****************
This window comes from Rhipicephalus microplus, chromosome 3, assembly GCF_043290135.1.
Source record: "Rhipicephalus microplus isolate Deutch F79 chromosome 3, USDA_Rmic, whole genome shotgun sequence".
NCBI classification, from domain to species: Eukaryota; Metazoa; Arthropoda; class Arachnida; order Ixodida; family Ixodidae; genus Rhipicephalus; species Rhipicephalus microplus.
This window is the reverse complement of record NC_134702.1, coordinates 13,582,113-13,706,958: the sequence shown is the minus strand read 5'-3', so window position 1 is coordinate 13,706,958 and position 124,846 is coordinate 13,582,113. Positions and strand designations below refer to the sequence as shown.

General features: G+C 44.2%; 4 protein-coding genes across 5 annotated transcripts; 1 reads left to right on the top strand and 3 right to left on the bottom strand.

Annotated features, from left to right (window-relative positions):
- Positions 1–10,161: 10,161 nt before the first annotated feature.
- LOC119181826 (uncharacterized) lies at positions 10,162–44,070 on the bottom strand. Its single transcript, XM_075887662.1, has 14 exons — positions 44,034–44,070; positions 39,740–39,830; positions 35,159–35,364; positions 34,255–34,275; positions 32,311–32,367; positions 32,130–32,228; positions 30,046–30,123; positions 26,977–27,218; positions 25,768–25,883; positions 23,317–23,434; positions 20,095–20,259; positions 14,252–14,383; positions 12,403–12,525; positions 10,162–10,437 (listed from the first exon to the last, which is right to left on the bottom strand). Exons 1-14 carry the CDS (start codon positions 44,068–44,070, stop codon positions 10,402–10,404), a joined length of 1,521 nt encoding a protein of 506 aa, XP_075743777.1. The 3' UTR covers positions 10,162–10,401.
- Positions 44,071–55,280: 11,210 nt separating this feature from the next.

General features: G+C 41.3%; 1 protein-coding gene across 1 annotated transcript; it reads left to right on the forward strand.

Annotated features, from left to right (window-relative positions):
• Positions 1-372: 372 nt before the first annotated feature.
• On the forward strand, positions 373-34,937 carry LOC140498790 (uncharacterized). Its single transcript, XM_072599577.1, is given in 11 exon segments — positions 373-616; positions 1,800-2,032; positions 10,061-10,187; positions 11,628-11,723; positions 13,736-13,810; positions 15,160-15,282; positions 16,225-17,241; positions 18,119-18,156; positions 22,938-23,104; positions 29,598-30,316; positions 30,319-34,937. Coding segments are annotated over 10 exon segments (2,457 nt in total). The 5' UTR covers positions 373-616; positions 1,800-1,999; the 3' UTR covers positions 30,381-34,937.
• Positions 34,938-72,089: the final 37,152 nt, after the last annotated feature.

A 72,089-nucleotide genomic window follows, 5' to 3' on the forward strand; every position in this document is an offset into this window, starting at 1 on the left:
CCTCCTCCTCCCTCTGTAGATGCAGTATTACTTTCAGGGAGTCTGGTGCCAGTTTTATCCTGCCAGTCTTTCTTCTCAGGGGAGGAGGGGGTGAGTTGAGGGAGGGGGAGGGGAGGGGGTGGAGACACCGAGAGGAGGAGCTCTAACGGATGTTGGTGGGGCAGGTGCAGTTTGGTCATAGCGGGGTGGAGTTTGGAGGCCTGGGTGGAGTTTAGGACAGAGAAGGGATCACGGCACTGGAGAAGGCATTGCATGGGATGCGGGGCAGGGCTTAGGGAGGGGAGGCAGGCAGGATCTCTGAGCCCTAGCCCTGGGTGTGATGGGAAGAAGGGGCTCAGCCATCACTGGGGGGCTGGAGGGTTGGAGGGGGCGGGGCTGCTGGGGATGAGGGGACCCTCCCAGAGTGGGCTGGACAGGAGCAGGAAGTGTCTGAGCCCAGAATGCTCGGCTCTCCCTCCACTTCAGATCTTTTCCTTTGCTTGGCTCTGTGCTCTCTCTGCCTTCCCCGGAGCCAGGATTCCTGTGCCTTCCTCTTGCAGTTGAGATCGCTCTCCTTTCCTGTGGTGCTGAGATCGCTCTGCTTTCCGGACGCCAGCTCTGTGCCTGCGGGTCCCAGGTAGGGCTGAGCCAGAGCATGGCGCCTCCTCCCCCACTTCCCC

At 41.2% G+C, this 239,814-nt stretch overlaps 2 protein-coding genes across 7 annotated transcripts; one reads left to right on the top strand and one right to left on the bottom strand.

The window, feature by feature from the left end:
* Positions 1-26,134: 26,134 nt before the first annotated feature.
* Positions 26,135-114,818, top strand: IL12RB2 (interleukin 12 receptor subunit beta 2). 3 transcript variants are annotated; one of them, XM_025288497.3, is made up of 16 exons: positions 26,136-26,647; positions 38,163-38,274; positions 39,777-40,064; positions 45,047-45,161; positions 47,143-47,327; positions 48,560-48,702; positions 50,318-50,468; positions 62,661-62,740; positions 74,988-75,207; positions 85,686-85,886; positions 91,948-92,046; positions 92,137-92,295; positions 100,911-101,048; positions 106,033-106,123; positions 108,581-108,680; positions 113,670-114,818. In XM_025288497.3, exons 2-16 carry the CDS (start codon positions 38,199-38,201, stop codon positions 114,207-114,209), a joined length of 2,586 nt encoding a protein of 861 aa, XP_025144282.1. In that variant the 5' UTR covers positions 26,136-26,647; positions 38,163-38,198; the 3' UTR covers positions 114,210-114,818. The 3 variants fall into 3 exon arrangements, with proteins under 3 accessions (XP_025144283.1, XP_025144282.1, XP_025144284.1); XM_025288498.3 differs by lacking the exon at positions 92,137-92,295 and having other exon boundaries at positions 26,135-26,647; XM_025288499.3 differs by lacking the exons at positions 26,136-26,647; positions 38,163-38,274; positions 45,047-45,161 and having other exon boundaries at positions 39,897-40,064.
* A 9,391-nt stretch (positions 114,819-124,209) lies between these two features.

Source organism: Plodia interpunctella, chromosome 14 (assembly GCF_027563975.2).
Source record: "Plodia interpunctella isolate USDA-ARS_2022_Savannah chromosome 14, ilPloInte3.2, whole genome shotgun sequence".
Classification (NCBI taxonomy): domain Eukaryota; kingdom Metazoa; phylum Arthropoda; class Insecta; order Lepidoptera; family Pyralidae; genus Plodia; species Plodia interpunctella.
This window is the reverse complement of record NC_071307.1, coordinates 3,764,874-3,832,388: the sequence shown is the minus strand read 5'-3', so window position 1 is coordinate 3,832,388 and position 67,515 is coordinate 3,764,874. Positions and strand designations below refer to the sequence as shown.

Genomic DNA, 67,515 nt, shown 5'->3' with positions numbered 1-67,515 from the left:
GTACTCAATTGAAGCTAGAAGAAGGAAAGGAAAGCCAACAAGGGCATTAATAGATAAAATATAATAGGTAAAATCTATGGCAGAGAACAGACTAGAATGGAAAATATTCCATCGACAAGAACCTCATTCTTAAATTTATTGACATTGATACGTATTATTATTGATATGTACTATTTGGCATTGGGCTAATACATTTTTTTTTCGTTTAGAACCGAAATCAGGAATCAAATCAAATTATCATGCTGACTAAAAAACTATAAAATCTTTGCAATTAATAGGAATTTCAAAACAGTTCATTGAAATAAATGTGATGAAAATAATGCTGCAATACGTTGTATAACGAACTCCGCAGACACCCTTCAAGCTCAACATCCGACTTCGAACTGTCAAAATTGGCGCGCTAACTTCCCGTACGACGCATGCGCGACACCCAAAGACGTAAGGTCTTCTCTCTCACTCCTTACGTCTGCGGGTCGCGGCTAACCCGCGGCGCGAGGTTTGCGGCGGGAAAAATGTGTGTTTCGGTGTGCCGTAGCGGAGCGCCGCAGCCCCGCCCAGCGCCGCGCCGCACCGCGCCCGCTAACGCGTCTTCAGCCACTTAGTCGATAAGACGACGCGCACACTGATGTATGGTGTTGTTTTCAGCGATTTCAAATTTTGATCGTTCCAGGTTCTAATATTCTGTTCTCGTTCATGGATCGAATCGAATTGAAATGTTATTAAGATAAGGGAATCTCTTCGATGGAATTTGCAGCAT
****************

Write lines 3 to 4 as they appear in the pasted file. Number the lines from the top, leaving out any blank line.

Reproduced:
NCBI classification, from domain to species: Eukaryota; Metazoa; Arthropoda; class Arachnida; order Ixodida; family Ixodidae; genus Rhipicephalus; species Rhipicephalus microplus.
This window is the reverse complement of record NC_134702.1, coordinates 13,582,113-13,706,958: the sequence shown is the minus strand read 5'-3', so window position 1 is coordinate 13,706,958 and position 124,846 is coordinate 13,582,113. Positions and strand designations below refer to the sequence as shown.